“It was very helpful to have the grant from CERTs. There's an awful lot of burden involved in trying to get all of the data we need, and the answers from the analysis have been really useful to us,” says Slick.

- Jodi Slick

In return, CERTs is proud to partner with Ecolibrium3 in helping support resilience in northeast Minnesota.

“CERTs has collaborated with Ecolibrium3 for years and years,” recalls CERTs Statewide Director, Lissa Pawlisch. “They’re one of the organizations that we point to all the time for the amazing work that they do in and with community.” 

Check out Ecolibrium3’s COO and CERTs steering committee member, Lora Wedge, presenting on the organization’s work with the Lincoln Park Neighborhood at a recent steering committee gathering.

Clean Energy Focus: Technical/financial feasibility study for a community hub with resilient power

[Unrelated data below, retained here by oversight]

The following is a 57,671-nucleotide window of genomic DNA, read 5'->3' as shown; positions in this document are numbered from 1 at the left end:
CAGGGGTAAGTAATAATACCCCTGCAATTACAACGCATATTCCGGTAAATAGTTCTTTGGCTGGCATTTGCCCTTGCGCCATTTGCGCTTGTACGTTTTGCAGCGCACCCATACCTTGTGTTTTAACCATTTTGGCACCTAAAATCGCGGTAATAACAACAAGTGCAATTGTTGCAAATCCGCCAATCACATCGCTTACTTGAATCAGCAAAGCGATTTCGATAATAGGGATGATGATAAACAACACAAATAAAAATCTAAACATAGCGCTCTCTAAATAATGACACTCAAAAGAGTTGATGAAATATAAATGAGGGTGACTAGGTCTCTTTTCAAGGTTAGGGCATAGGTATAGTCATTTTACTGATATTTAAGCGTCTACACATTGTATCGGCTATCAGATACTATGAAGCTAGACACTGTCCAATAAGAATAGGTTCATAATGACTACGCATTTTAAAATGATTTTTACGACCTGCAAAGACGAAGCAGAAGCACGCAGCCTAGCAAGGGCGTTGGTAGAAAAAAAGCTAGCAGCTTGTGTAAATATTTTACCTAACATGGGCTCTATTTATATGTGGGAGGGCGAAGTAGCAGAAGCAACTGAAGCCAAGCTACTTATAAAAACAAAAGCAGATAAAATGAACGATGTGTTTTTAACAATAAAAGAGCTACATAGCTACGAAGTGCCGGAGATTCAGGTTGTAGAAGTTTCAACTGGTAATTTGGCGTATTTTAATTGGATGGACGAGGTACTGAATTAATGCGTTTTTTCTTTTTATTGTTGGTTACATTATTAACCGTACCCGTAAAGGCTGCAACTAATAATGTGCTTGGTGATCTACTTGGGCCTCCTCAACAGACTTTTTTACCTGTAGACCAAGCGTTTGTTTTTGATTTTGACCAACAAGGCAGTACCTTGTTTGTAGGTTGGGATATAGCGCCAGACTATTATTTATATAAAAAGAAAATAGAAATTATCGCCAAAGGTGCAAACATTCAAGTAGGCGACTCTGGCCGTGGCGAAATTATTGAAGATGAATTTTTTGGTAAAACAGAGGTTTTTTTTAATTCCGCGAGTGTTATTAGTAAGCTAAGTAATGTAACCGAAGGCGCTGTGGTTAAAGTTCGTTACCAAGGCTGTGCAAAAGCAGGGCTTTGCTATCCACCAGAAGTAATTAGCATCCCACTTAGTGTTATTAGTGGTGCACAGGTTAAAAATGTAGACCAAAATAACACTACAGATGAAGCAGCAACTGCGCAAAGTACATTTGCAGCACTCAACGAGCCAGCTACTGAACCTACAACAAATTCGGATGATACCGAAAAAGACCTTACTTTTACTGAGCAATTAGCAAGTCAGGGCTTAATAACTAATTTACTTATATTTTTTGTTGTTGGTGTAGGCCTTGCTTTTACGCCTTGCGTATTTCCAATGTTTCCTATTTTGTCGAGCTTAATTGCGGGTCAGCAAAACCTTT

Northeast CERT Seed Grant: $5,000

Other Funds Leveraged: $7,500 from Clean Energy Group for technical assistance grant for American Microgrid Solutions and $80,000 from MN Department of Employment and Economic Development (DEED) for future window upgrades.

People Involved and Reached: 155


The One Block project assisted in determining the best solution sets for hyper-local implementation in an environmental justice neighborhood of Duluth. The grant supported Ecolibrium3’s Building Performance Professional in home and property evaluations to determine potential scopes of work and funding needed for healthy and efficient transition to Ready4-Rain housing with beneficial electrification. 

Clean Energy Focus: Localized climate readiness for housing, including affordability and weatherization
Northeast CERT Seed Grant: $5,000
Other Funds Leveraged: $3,000 from American Council for an Energy-Efficient Economy, $5,000 from Minnesota Power and Comfort Systems (for direct installation of energy saving items and home energy audits), and $500,000 from Department of Energy (National Renewable Energy Laboratory technical support).
Energy Saved Each Year: 9,100 kWh and 345 therms
Money Saved Each Year: $1,500 (that's about $70 per household)
People Involved and Reached: 60 (including 22 households)